• The authors interviewed “approximately 30 individuals.” But nearly all of them come from diplomatic or policy backgrounds. This colors the responses as there is a distinct lack of any journalistic perspective – as in from working journalists, not media executives or ex-media executives – to be found anywhere in the report. This is a critical other side of the coin, yet the authors choose not only to omit it, but to denigrate it.
  • What were the questions? If there was such a large interview sample, there must have been a list of questions to be asked of the participants. Even if the interviews were “open ended,” knowing how a question is phrased for research is extremely important, for a question can be skillfully constructed to elicit a certain response or another.
  • Not a single quote of the many – sometimes lengthy – quotes is attributed. Not one. Knowing which perspective is emanating from whom is vital. The interviewees are not anonymous; they are identified by name and title in an appendix to the paper. So why are attributions withheld? This is the most puzzling and serious lapse in the paper of all. (At the Wilson forum, Portale said this was because they wanted to allow the respondents the “sense that what they could say could be off the record,” which, again, given that the respondents were not anonymous, is nonsensical.)
  • In addition to the lack of attribution there is no quantification of the responses. The reported is riddled with vague generalizations, as: “there is a consensus,” “several interviewees stressed,” many interviewees also expressed,” “a consensus view emerged,” “a common view held,” “a dominant theme of interviews,” ”nearly all interviewees,” etc. With absolutely no numbers or percentages of opinion on key issues, we get only the authors’ personal interpretation of responses. And at the Wilson forum the authors said they were inserting their own views in there as well.

Journalism – at least as it is practiced, or supposed to be practiced, here in the U.S. – is to inform people without bias, and (supposedly) without an agenda.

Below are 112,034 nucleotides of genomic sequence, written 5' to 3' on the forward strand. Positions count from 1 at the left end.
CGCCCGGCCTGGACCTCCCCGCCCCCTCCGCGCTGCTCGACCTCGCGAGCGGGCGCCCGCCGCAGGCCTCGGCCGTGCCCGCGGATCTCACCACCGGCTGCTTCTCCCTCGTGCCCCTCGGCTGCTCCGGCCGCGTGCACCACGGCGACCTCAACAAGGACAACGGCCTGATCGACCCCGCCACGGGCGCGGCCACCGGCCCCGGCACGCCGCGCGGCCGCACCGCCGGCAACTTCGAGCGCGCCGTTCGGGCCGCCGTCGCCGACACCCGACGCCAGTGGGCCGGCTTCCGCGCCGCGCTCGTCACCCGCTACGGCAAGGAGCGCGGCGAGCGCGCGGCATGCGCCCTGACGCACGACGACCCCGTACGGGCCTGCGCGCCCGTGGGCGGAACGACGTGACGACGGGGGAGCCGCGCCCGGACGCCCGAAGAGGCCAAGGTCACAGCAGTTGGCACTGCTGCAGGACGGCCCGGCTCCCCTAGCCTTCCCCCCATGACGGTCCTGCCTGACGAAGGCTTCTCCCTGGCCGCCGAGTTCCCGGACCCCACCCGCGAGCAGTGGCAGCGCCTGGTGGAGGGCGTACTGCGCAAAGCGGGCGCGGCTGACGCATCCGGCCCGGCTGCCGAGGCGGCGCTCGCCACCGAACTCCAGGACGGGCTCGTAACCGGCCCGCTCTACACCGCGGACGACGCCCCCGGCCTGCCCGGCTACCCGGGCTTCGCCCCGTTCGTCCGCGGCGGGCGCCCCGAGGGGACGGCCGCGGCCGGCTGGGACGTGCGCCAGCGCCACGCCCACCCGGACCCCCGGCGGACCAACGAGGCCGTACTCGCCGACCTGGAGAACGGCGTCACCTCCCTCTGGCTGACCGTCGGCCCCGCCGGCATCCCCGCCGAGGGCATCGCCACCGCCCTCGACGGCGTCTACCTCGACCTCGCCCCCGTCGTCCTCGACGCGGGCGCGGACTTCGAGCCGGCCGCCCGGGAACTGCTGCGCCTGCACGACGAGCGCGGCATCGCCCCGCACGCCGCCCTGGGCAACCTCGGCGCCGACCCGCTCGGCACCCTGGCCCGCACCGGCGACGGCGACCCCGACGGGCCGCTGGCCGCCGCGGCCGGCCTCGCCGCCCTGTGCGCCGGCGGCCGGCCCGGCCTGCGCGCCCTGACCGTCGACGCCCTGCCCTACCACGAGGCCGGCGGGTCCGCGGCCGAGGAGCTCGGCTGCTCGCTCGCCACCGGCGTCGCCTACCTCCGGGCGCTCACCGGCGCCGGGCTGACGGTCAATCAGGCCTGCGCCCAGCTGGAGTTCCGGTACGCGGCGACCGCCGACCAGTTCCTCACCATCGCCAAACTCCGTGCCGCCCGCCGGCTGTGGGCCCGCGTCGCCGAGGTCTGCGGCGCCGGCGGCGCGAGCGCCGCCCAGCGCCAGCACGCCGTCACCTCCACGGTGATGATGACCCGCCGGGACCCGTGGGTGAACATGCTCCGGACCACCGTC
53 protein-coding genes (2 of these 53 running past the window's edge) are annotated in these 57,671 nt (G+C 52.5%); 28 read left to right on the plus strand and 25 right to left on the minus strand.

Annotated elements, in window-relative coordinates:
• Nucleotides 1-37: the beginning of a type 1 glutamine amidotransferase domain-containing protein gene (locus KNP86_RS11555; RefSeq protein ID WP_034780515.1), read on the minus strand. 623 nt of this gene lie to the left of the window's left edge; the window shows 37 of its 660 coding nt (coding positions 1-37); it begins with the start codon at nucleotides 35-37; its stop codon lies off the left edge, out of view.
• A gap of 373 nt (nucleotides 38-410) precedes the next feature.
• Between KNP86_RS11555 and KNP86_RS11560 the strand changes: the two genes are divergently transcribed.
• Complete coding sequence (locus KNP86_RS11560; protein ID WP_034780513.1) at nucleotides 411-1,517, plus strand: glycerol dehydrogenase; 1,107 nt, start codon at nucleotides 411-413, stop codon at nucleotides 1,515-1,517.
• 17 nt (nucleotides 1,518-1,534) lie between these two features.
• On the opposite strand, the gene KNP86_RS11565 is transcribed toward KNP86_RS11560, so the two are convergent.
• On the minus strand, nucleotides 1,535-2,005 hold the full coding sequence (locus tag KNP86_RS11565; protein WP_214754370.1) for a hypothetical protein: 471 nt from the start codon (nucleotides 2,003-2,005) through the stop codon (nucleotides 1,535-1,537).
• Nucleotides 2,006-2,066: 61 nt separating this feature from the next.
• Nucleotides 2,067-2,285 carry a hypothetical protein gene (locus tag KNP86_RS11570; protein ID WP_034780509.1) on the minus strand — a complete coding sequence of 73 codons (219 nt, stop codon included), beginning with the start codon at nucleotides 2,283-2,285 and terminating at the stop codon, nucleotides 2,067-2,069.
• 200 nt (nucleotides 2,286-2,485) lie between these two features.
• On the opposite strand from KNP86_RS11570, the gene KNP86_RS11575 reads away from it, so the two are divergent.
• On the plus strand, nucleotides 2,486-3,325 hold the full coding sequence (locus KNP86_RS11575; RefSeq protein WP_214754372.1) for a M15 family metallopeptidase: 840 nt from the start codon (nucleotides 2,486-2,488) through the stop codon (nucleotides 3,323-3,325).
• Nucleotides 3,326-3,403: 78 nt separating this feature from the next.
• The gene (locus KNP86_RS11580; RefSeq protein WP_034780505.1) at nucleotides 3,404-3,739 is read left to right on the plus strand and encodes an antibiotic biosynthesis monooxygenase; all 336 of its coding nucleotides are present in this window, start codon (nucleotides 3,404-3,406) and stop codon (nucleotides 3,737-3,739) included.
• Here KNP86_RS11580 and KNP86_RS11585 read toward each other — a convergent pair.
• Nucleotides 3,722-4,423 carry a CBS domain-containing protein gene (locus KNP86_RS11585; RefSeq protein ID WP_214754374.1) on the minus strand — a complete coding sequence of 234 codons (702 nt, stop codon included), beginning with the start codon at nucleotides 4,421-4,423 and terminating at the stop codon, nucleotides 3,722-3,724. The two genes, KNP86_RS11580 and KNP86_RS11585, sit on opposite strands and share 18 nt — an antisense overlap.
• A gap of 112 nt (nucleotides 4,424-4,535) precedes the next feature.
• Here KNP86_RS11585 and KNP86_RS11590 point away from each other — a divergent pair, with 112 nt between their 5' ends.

“No one in our sample argued for turning the VOA or the surrogate broadcasters into ‘propaganda’ instruments that slant or twist information to support tendentious policies, preferences or points of view. U.S. international broadcasting is not ‘a messaging machine,’ “ said one interviewee.

They talk journalism, but agitate for propaganda, albeit under a more benign-sounding and soothing name. This study underscores how some self-professed reformers of the mess at BBG are trying to have it both ways – claiming to support journalism on the one hand, while with the other looking to impose a policy support mandate on it that negates the very essence of journalism itself.

When confronted with unpleasant or adverse news, policymakers and politicians simply cannot help trying to use the machinery to weave a positive narrative. The temptation for them to spin it is overwhelming, and without protection, VOA and would soon become a tired propaganda machine – no matter how you tried to dress it up.

The VOA Charter was drawn up and passed in 1976 in a very different climate. At the time the journalism profession was riding high. Journalists were heroes in the wake of the deceptions of Vietnam and Watergate, and schools were full of aspiring Woodwards and Bernsteins. The Charter came into being to guard against any tainting of the journalistic product and to ensure credibility.

Today there is a 24-hour news cycle concerned more with speed than accuracy and consumed with gossip and trivia to fill dead air. Journalists are not held in the same regard as they once were. And politicians do not have the same respect for the profession that the authors of the Charter did 39 years ago and thus have little interest in preserving journalistic integrity.

What is perhaps most stunning in the study is the authors’ cavalier dismissal of VOA journalists’ concerns that too close or obvious connections to the policy apparatus will compromise credibility. Given the slanted selection of interviewees, this is not surprising. The study says the “interviewees in our sample were unsympathetic to this view,” and quotes one interviewee – identified only as “one who had had extensive interaction with the VOA Newsroom” – as calling this “a great conceit and indulgence that has taken place over time.”